French company Carmat plans to conclude human trials of its artificial heart in two years and obtain permission from the EU authorities to offer the product commercially.
Designed to address the general shortage of human heart donors that costs thousands of lives of heart failure sufferers each year as suitable organs are frequently unavailable, Carmat’s elaborate system of sensors and biological materials wants to become a fully-fledged replacement.
Developed by a team of Airbus engineers, the 900g Carmat device mimics heart muscle contractions and contains sensors that adapt the blood flow to patient's moves.
Expected to cost between £117,000 and £150,000, the device will provide the patients with better prospects than currently available devices, helping them to get through the waiting period for a real heart.
The artificial heart is powered by external wearable lithium-ion batteries. The internal surfaces that come into contact with human blood are made of bovine tissues instead of synthetic materials such as plastic that can cause blood clots.
Earlier this year, Carmat received approval to start with human trials in France, Belgium, Poland, Slovenia and Saudi Arabia."For now the tests are going as planned," said Carmat’s CEO Marcello Conviti, explaining all the patients involved in the early testing were in the terminal heart failure stages and only had days or weeks of life left.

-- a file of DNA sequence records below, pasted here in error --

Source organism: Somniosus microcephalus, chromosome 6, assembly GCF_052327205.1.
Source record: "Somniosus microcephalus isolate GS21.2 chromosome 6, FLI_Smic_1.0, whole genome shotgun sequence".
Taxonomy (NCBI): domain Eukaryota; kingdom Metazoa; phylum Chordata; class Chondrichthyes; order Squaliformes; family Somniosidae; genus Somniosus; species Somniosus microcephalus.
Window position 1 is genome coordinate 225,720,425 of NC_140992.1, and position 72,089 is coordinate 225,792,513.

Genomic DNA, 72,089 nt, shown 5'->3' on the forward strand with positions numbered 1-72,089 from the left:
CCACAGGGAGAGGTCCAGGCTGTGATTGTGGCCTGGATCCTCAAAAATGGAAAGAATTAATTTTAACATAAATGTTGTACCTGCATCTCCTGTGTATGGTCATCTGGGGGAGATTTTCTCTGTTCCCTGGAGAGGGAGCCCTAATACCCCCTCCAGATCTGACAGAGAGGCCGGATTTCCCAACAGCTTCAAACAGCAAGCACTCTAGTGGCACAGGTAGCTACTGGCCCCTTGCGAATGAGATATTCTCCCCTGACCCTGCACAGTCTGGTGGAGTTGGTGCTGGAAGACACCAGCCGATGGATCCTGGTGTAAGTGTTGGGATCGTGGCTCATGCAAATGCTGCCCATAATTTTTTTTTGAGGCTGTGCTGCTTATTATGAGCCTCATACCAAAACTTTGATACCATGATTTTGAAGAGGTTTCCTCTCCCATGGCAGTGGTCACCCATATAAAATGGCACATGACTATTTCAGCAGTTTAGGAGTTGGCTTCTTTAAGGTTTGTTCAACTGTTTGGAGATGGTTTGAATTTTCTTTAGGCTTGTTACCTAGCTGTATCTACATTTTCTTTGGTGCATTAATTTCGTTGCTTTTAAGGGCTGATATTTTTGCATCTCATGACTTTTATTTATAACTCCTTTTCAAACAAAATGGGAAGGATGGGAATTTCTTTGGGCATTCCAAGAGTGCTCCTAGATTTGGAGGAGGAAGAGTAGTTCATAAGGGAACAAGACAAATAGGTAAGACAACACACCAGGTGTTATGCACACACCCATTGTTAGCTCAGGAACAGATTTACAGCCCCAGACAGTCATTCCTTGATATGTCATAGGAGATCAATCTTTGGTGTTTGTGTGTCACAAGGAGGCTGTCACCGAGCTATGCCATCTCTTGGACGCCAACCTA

On these high-risk patients, the first range of tests will focus on the device's safety, evaluating whether patients survive within a month of wearing it.
If deemed safe, the devices will then be fitted into lower-risk patients and their efficacy monitored for about six months.
"If all goes well, both phases should be completed by the end of 2014," Conviti said, adding that if the results were positive, he hoped to obtain regulatory approval to launch EU-wide within two months of the test completion. He said he hoped to receive this approval in late 2014 or early 2015.
The French company is also looking for partners in the US to enter the world's largest healthcare market, and is in contact with Johnson & Johnson, Medtronic, St Jude Medical and Edwards Lifesciences, Conviti said.
Carmat estimates around 100,000 patients in the US and Europe could benefit from its artificial heart, making the market worth some £14bn.
Conviti said Carmat has enough funding to cover the current clinical trials until the end of 2014.
Initially, mostly men would benefit from Carmat’s artificial heart. Weighing three times more than a healthy human heart, the devices would fit about 86 per cent of the European male population but only 20 per cent of women.
However, men are far more likely to suffer fatal heart failure than women.